Once you're more familiar with the iPhone, you may want to take some time to review and customize your device's settings. Settings control everything from the way your iPhone works to the data it shares with apps and other devices. You can open Settings by tapping the icon on your Home screen.
Settings gives you easy access to many different things, including settings for your notifications and privacy. In this lesson, we will focus on the Touch ID & Passcode, General, and Privacy sections.
In the Settings app, you can also customize the security for unlocking your iPhone. By default, all iPhone models require a passcode to unlock them. Older models that have the Home button also allow you to unlock your phone using your fingerprint with a feature called Touch ID.
However, the iPhone XS and XR no longer have a Home button, meaning they can't read fingerprints. Instead, they use a feature called Face ID, which unlocks your phone by scanning your face with its camera.
When you first start up your iPhone, you'll be prompted to create a passcode lock. If you ever want to change it, it's pretty easy to do.
With older iPhone models, you can set your iPhone to unlock using your fingerprint. Instead of entering a passcode, you can simply place a finger on the Home button.
You can add multiple fingerprints to Touch ID, allowing you to use any of your fingers or thumbs to unlock your iPhone.
Under General, you can customize different settings that control your storage, accessibility, and overall preferences.
Restrictions act as parental controls. You can use this feature to limit kids' time on the iPhone, set passcodes, and more. Restrictions can be turned on and changed in the Screen Time section of the Settings menu.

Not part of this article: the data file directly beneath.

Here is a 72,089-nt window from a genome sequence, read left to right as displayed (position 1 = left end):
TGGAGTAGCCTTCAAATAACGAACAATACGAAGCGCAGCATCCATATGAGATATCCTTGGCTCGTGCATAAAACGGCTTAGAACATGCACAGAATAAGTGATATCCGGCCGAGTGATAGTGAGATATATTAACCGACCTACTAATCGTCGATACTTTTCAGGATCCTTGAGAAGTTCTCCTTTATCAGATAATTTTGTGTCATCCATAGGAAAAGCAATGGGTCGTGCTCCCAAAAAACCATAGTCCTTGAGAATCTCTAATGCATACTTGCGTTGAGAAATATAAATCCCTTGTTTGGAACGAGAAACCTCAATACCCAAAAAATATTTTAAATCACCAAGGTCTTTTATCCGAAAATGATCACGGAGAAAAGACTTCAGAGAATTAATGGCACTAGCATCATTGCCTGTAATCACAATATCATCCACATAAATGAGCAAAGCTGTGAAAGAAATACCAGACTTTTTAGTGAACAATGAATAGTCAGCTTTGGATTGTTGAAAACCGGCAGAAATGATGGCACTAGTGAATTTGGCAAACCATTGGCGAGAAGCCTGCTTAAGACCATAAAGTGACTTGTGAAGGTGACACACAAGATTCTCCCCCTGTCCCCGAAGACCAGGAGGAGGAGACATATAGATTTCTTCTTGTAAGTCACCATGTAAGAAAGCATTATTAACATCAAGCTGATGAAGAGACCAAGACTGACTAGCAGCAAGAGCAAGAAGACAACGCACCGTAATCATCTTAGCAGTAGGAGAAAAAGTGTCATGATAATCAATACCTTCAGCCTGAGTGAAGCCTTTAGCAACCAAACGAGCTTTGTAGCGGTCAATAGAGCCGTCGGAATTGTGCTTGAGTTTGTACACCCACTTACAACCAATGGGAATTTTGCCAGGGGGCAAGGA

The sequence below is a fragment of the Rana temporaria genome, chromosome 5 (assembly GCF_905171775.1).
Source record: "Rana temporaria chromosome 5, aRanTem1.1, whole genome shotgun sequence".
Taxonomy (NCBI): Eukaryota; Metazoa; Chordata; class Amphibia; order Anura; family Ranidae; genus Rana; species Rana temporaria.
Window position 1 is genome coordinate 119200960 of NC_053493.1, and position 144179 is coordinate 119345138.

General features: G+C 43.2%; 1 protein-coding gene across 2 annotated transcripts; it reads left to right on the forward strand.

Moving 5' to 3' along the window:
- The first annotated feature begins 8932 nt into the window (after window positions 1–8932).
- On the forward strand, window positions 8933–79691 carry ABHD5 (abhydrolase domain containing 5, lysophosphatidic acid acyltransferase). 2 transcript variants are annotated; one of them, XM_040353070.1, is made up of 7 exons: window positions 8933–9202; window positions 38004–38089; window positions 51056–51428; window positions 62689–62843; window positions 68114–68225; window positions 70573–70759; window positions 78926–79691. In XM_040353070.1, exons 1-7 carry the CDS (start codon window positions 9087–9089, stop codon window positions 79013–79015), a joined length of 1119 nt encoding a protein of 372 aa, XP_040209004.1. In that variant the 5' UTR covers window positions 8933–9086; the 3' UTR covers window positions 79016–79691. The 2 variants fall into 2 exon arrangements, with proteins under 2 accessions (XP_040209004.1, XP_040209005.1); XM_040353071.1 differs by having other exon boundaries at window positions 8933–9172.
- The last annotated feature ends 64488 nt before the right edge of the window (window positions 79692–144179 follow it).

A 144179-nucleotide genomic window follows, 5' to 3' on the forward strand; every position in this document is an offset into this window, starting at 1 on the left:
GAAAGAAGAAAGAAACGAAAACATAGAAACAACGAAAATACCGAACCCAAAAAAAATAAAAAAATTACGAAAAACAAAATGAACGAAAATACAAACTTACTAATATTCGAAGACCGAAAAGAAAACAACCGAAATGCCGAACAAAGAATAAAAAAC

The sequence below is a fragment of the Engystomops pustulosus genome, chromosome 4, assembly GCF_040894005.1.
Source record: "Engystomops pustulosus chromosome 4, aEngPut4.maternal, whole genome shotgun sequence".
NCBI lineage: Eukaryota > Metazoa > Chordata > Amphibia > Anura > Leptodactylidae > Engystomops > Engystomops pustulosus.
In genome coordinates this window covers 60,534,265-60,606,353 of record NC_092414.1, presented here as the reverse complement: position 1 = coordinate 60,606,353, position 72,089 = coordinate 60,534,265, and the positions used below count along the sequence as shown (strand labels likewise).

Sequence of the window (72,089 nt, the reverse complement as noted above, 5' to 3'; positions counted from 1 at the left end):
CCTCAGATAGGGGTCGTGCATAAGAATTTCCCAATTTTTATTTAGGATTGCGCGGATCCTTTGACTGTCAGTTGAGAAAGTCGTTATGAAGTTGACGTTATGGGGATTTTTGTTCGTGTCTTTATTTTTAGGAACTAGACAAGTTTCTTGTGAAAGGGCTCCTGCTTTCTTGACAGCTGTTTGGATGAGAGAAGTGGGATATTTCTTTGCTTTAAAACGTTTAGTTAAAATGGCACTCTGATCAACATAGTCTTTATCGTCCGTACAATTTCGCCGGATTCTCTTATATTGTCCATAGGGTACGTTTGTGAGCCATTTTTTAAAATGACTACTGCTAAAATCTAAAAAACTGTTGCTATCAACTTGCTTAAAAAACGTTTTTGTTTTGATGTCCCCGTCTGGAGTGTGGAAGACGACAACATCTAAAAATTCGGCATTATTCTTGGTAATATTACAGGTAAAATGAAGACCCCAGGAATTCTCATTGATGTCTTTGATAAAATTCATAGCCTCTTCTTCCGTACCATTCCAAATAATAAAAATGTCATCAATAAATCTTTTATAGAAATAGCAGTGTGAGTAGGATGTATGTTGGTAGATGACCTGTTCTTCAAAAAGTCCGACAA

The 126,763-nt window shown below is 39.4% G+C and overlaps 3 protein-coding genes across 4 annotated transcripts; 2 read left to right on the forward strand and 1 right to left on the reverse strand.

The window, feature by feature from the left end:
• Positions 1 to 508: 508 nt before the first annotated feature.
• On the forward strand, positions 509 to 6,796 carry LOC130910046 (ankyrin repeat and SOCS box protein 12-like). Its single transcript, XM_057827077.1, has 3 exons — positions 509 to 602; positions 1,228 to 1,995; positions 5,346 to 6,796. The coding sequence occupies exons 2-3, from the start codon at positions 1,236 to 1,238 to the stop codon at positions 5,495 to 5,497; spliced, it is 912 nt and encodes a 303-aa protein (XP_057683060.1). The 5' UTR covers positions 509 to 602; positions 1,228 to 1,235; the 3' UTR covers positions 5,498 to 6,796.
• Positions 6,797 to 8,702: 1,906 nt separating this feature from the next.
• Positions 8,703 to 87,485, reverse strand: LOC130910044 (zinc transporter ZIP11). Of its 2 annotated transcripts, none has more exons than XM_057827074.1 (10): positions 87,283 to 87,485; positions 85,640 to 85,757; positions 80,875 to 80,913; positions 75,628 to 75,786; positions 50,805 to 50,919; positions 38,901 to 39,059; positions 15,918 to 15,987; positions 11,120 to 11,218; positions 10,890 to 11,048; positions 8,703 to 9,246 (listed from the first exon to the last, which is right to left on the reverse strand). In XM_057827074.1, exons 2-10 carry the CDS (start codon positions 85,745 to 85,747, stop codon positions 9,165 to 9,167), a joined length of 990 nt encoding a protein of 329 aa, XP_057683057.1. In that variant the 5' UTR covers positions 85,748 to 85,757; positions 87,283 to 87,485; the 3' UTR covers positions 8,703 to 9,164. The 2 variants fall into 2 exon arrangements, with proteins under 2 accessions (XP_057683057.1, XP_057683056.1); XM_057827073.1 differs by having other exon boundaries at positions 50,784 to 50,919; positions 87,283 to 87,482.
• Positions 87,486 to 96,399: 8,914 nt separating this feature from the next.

Software Update is where you'll download iOS updates from Apple. Updates frequently include bug fixes and other improvements designed to enhance your experience with the iPhone. If an update is available, tap Software Update, then tap the Install button.
Third-party apps sometimes request access to your personal information. For example, an app might request access to your Twitter account to make it easier for you to share things with your friends. Another app might request access to Contacts to help you connect with the people you know.
Apps will ask for permission before accessing your information for the first time. However, you can always manage these settings under Privacy.
Location Services is an optional setting that uses Wi-Fi and/or your cellular signal to determine your current location. Location data can be extremely useful for a variety of apps. For example, the Maps app can use this information to give you directions from your current location, while the Weather app can give you a local forecast.
Location data can also be used in ways you might not expect. For example, the Camera app can use it to tag photos and videos with their exact location (known as geotagging). If you then post a photo publicly online, you're also sharing the location data for that photo.
While it can be useful, some users may not feel comfortable sharing their location data in all of these situations. Fortunately, you can turn off Location Services for individual apps or for all of your apps. To modify these options, go to your Privacy settings and tap Location Services.
Some third-party apps may use information from your iPhone to serve you targeted advertisements based on your interests. These interests are based on the way you use your iPhone, including your browsing history and installed apps. If you'd prefer not to receive targeted advertisements, you can limit ad tracking. This feature won't limit the number of ads you receive—it will simply stop third-party apps from using your personal information.
You can connect your iPhone wirelessly to Bluetooth devices. For example, you could connect with a Bluetooth headset for hands-free calling.
If you're still having trouble pairing your Bluetooth device with the iPhone, review this support page from Apple on third-party Bluetooth accessories.